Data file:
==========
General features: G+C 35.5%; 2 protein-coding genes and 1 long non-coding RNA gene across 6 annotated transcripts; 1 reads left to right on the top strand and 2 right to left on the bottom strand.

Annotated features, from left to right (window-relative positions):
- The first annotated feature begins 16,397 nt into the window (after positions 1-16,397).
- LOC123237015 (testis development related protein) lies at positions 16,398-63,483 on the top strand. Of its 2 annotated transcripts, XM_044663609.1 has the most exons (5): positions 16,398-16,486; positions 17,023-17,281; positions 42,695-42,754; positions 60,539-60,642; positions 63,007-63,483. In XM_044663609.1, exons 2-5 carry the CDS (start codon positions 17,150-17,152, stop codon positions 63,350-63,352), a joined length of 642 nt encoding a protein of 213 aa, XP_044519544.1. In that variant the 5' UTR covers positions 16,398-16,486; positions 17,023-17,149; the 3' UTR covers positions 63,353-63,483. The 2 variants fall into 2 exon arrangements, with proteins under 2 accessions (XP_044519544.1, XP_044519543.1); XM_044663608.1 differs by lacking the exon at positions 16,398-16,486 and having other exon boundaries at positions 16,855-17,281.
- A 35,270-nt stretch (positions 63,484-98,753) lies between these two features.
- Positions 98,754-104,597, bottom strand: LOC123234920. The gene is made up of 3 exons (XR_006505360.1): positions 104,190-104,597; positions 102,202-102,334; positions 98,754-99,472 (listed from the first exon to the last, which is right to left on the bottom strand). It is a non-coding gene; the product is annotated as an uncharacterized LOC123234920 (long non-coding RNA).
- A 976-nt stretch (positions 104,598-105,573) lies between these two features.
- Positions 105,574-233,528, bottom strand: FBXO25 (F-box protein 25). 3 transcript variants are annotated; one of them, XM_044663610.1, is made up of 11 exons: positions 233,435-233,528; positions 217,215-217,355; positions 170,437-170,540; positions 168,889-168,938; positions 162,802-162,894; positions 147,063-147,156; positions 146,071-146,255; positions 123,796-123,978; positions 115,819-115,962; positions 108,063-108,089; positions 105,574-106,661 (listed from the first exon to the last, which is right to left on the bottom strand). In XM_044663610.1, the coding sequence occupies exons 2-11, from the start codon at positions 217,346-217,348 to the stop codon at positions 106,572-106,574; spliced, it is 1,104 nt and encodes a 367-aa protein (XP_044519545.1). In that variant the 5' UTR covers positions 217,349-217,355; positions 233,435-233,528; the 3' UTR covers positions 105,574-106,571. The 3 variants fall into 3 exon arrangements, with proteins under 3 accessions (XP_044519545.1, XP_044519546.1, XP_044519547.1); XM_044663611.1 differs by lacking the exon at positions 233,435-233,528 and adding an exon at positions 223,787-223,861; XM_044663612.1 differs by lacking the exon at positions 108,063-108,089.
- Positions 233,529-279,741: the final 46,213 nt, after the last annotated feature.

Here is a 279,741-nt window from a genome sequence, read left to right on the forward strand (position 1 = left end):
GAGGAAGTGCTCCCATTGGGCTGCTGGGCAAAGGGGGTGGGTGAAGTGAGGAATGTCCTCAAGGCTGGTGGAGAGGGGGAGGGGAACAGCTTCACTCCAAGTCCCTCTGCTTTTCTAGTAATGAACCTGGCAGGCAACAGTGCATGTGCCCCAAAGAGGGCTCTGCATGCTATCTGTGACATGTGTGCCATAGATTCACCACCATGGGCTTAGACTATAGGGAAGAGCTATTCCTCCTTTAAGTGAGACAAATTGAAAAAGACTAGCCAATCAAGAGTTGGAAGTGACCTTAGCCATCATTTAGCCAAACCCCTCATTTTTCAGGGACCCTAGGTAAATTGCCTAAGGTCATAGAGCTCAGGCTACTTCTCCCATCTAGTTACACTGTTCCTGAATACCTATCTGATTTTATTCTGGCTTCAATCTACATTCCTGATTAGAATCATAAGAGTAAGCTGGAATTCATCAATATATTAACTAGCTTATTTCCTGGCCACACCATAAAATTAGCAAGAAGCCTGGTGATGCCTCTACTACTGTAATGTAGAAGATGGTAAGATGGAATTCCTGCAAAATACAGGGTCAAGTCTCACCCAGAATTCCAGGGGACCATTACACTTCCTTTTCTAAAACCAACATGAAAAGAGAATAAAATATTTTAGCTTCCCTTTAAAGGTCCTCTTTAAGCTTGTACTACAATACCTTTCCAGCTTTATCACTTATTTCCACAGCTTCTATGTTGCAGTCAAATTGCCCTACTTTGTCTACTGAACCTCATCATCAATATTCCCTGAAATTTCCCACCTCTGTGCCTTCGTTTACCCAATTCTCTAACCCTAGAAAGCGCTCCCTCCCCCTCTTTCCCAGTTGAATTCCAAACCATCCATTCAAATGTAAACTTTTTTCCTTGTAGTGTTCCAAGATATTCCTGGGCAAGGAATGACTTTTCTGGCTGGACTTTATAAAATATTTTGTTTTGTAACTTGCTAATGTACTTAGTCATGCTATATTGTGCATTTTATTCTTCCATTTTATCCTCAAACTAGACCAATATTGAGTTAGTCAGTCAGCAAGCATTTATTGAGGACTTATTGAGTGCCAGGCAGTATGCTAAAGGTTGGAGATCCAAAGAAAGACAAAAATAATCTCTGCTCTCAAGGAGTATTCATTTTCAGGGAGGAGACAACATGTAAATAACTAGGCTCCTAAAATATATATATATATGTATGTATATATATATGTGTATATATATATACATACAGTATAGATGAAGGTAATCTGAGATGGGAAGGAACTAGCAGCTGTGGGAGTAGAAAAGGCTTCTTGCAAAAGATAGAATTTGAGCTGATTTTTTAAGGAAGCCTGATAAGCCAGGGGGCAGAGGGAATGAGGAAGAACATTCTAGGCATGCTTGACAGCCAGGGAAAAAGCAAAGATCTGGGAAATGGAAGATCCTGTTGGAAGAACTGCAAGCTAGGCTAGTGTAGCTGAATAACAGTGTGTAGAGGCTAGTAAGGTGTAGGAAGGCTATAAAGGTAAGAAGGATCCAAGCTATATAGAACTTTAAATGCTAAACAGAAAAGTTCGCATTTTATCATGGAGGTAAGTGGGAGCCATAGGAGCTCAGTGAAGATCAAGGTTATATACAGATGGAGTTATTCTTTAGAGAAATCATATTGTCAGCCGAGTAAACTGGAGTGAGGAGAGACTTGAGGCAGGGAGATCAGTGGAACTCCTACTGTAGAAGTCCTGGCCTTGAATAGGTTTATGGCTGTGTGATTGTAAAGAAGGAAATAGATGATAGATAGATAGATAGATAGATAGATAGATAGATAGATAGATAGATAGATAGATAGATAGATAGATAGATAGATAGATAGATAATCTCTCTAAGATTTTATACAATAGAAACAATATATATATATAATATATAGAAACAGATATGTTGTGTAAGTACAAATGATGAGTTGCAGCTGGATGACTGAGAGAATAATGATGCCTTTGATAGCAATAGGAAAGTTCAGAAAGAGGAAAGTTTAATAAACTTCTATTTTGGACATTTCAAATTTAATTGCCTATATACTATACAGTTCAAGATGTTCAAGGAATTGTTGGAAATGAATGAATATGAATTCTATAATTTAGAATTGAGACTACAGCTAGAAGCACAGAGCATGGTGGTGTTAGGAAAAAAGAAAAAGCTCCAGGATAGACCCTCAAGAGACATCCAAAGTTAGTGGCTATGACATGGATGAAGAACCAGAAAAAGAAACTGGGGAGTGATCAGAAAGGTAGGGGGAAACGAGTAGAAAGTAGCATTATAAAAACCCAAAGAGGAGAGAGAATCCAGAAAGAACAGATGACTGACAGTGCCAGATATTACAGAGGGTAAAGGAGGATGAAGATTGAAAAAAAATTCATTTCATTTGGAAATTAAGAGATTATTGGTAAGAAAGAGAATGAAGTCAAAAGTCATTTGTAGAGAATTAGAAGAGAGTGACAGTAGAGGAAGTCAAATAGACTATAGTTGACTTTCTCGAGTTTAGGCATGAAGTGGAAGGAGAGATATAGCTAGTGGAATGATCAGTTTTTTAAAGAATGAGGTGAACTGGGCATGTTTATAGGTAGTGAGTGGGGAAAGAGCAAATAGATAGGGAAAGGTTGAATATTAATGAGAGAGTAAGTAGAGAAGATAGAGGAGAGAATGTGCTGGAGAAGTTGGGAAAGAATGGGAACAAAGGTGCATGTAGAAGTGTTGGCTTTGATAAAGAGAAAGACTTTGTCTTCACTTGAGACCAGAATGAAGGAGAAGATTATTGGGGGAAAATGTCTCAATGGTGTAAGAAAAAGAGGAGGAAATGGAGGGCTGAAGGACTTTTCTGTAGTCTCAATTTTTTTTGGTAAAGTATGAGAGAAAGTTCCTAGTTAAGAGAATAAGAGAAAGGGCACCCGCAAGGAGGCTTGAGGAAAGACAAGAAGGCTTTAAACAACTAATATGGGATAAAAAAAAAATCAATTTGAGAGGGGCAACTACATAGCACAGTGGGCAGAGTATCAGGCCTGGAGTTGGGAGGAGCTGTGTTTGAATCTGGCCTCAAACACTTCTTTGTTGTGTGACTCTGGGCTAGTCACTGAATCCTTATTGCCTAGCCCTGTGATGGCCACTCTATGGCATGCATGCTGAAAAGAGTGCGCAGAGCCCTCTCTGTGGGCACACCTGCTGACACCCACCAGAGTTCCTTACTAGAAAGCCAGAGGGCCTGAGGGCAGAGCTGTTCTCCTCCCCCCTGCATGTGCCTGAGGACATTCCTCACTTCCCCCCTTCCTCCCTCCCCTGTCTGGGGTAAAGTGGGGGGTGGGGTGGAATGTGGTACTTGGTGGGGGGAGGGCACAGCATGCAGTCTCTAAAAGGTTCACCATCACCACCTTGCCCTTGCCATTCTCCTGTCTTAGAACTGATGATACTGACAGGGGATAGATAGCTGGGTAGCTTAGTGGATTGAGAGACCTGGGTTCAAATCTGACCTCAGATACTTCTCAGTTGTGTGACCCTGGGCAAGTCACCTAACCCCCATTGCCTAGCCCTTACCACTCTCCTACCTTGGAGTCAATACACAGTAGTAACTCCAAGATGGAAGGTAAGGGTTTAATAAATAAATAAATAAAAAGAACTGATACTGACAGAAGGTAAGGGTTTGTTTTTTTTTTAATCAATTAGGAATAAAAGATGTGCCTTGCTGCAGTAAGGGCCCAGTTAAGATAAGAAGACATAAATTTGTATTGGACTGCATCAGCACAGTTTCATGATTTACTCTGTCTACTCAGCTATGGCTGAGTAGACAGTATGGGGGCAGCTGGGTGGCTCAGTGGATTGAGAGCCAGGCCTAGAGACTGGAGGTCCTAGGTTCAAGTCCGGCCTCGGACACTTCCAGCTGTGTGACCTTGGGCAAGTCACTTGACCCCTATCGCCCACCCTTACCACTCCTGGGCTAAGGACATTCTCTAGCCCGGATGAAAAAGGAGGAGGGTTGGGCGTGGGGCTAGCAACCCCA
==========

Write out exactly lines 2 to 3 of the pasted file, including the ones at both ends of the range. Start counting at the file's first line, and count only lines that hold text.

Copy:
Annotated features, from left to right (window-relative positions):
- The first annotated feature begins 16,397 nt into the window (after positions 1-16,397).